Two local school districts asking for residents to vote ‘Yes’

Levies to either stay the same or decrease 

By Tina SnellStaff Writer

Two school districts in the Morrison County Record’s readership area will be asking its residents to vote “Yes” on a Nov. 5 ballot to renew referendum levies.

Staples Motley is asking two questions on the ballot. The first is to maintain the current offerings in the district without asking for more money through local property taxes. The renewal of the 10-year-old referendum levy will be payable in 2014 and will help pay for student technology needs, school buses, classroom supplies, smaller class sizes and textbooks. It will remain at $285.25 per pupil.

If question 1 doesn’t pass, Staples Motley will receive about $376,000 less in operating revenue each year and budget cuts will be inevitable.

Question 2 asks for an additional $185 per student and will also be applicable for 10 years, beginning with taxes payable in 2014.

The $244,000 generated will be used to increase the career and vocational offerings at the middle and high school levels. Opportunities such as science, technology, engineering and technical math, woods, welding, construction, manufacturing and machining courses will be offered.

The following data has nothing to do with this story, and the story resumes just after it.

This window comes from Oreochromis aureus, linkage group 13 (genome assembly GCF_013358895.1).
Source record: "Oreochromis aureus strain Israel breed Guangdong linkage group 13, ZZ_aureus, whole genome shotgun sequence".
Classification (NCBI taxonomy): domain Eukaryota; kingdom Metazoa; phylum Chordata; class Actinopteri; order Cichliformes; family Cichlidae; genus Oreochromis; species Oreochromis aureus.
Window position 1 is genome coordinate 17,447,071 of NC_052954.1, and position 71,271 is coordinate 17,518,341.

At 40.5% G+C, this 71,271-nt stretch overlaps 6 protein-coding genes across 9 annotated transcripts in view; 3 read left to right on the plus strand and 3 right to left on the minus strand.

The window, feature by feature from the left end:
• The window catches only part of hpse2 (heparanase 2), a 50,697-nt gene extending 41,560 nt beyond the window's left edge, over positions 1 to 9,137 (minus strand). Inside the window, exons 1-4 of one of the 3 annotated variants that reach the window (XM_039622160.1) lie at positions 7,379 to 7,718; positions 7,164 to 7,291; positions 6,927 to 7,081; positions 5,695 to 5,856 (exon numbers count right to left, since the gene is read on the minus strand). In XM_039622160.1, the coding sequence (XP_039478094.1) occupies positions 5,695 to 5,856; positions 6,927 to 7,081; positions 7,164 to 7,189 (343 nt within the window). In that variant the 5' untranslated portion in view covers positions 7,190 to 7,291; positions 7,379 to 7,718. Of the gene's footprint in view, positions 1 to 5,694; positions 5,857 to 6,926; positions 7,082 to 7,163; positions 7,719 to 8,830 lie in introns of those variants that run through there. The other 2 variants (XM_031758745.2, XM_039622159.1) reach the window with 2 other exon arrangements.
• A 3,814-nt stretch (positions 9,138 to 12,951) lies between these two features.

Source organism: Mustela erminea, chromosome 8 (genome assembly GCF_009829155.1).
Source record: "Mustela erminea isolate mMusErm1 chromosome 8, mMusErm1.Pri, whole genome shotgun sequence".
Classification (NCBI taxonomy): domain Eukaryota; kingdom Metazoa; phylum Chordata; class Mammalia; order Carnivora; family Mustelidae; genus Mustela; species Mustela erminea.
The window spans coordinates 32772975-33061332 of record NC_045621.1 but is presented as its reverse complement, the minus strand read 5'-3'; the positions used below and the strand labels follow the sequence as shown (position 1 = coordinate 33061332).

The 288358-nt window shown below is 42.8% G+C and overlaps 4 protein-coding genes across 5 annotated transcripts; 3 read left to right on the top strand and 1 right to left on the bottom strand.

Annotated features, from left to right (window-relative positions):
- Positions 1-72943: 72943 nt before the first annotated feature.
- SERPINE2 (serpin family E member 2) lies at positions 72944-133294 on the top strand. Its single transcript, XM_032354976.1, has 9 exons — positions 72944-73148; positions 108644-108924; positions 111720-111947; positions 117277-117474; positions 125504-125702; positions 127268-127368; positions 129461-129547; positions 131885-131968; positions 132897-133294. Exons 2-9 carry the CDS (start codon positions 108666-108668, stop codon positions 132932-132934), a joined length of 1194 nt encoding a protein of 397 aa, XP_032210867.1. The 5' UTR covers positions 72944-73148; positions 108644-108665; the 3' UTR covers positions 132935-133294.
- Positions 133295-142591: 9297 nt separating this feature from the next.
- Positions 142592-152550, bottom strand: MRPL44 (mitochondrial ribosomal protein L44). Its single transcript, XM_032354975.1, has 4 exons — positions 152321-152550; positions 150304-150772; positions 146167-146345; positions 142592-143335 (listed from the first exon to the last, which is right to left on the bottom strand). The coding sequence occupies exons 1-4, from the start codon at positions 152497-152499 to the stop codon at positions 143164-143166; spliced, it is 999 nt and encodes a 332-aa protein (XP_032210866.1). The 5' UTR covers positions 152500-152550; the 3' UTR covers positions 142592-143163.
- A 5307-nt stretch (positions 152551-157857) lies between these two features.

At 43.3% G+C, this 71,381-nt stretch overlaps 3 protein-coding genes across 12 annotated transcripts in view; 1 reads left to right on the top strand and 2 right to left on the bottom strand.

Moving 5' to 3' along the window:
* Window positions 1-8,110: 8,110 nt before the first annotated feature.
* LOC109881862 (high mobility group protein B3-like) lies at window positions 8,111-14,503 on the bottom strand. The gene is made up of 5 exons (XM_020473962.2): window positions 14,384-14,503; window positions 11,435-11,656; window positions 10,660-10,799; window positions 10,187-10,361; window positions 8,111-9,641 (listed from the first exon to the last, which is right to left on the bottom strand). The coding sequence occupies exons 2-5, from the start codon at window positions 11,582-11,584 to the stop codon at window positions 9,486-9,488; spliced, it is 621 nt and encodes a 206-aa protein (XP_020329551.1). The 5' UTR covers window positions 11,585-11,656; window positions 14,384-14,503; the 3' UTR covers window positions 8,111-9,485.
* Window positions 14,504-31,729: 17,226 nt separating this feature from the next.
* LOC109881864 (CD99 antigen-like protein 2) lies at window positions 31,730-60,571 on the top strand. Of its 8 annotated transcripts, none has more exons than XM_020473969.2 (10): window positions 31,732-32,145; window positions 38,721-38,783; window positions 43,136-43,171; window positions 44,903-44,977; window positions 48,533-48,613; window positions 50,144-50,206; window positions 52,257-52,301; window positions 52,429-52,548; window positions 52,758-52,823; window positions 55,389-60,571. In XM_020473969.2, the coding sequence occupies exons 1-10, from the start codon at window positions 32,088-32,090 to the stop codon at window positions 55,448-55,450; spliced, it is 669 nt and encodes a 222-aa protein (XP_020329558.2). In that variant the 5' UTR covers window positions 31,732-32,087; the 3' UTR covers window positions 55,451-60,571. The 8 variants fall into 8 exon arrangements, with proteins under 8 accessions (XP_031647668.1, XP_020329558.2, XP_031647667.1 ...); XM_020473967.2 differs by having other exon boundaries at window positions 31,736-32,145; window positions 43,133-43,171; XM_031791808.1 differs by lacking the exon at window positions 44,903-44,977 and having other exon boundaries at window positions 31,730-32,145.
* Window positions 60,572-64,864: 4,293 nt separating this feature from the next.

If question 2 doesn’t pass, career and vocational education classes will not be expanded within the district.

Both these referendum revenue authorizations would increase each year by the rate of inflation.

Question 2 is contingent upon question 1 passing.

Property with a market value of $150,000 will have no increase in its levy dollars  for question 1, and if question 2 passes, the school district portion of the property tax statement would see a $46.19 increase.

Supt. Mark Schmitz said that won’t happen. The school district will keep local property taxes the same if one or both questions are approved. The district will lower its other levies to ensure there is no further impact to district residents.

Staples Motley District will receive about $517,000 from the state.

In Little Falls, one question will be on the ballot. The district is asking for a renewal of the 2004 referendum authority, payable beginning in 2015, to maintain the operations it has offered for the past nine years.

If passed, the district will continue receiving the $2.5 million annually it has for the past nine years.

Because the state will be paying a higher percentage of district’s referendum revenues, Little Falls residents will pay less on the school district portion of their property taxes than they have been since 2004. Yet, the district will receive the same amount of money.

Property with a market value of $150,000 would see a decrease of $79 on the school levy portion of its property taxes.

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